Hi, it’s been a while. I am still trying to find the time and energy to write posts more regularly. One of the things I had planned was to write about things I learned, especially when I learn something new about (or even solve a problem with) Glorp, my favorite Object-Relational mapper.
It’s almost New Year’s Eve, so this post is proof that it’s never too late to work on your new year’s resolutions, even if they were made a few years ago. So, to make things complete on this side thread: Happy New Year 2022 everybody! Let’s hope we’re finally getting ahead of the pandemic wave and get back to a new normal life.
But now for the problem I am proud to have solved on my own 😉
I have this Smalltalk class named
DateRange in my Application. It only has two instance variables:
#endDate. But it bundles a lot of logic having to do with whether a
DateRange overlaps with another one, if contains a
Date, starts or ends before or after a certain
Date or another
DateRange, can be used to sort objects by the
DateRange it covers, etc. You get the picture.
The business logic of this
DateRange is so helpful in my domain (Accounting) and occurs so often that I wrote this Class and was looking for ways to store
DateRange instances in our relational database as two columns in the table of the containing business objects. So a business year has a start and end date, the duration of usage of some good you use in your business has a start and an end date, a Tax Report has a startDate and and endDate. But it makes absolutely no sense to store all
DateRanges in their own
DateRange table in the database and use 1:n relations to load/store these
DateRange objects. It is much better to store the #startDate and #endDate as columns in the BusinessYear table or the TaxReport table, but still have Glorp retrieve the combination of these two attributes as an instance of DateRange.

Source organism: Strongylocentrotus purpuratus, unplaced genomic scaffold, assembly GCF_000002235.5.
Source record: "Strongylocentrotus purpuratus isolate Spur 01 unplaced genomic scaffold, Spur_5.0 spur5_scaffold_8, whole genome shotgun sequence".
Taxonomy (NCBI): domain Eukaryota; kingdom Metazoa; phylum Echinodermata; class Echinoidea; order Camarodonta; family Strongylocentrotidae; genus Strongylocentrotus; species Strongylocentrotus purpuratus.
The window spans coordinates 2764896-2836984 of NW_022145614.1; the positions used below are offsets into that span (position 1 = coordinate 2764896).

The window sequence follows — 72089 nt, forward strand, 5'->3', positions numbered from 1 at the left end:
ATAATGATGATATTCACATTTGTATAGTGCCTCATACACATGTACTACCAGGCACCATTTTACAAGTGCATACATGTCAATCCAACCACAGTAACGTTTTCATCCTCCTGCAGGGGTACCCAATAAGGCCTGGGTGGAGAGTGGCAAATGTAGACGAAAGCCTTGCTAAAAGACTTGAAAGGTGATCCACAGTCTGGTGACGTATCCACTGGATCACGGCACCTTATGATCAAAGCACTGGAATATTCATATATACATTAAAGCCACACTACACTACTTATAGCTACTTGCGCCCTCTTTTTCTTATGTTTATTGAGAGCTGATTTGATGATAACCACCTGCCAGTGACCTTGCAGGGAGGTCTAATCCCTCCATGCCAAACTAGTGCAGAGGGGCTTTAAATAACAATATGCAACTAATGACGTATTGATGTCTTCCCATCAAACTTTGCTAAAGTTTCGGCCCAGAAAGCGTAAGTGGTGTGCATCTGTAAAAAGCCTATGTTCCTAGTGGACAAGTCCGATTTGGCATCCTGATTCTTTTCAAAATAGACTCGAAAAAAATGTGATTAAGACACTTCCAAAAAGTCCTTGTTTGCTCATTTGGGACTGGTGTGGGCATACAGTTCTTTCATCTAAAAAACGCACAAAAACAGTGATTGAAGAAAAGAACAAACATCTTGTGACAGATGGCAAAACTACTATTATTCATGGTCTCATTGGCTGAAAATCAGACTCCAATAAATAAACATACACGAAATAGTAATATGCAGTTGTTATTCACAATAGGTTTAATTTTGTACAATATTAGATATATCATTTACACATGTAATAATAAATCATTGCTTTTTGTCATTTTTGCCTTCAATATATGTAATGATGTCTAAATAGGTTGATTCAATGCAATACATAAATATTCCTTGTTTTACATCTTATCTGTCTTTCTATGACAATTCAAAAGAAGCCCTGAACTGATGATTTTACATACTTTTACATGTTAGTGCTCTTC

The good news: Glorp can do that. It Provides an
EmbeddedValueToOneMapping. This Mapping is super handy and clever and it even allows you to define the concrete column names in a table for your startDate and endDate in this concrete table, so that you can even store multiple
DateRanges in a row if a business object has more than one
DateRanges (like, say, a period of availability and a period of vailidity). Thus you can store multiple
DateRanges in one row, each having separate column names, but still mapped to the same Class.
The Mapping in the Descriptor looks like this:
(aDescriptor newMapping: EmbeddedValueOneToOneMapping)
addSource: (table fieldNamed: 'avail_start_date')
target: ((self tableNamed: 'DATERANGE_EMBEDDED') fieldNamed: 'startDate');
addSource: (table fieldNamed: 'avail_end_dat')
target: ((self tableNamed: 'DATERANGE_EMBEDDED') fieldNamed: 'endDate');
For this to work, you also need a special mapping that knows how to convert two dates to a
DateRange and back. It is called an embedded table mapping and looks like this:
aTable createFieldNamed: 'startDate' type: platform date.
aTable createFieldNamed: 'endDate' type: platform date.
This is extremely powerful and works great. You can store and load objects with
DateRanges in instance variables and get
DateRange instances back from the database.
…until the DateRange is nil. And by “is nil” I mean a DateRange that is not present in an object. In our example above, we have a business object whose
#availabilityPeriod is nil instead of an instance of DateRange.
Glorp is clever enough to save this
DateRange as two NULL values in the
avail_end_date columns. So far so good.
If you are as old as I am, you know that movies back in the 70ies and 80ies had time. By this I mean you could have sequences in movies where nothing happened for a minute or even longer. You just watched some object flying away from or towards you in space, or the camera showed you a long road through a desert and after 20 seconds or so you could see a car breaking out of the horizon and you watched it while it drove to the current camera position for 50 seconds, diving down some hills, diving out of our view and come back to view a few times while growing bigger with each hill.
They don’t make movies like that any more, but I like the idea that someone is still reading and wants to learn more about my Glorp problem, so take this as the long winding road leading up to the climax of my post 😉
When Glorp reads back an embedded object, it will always instantiate on Object of the mapped class, in our case the
DateRange. Only after instantiating the DateRange it will populate its instance variables.
So the end result of storing the content of the instance variable
availabilityPeriod that is nil and reading it back will be a
DateRange with a
startDate of nil and an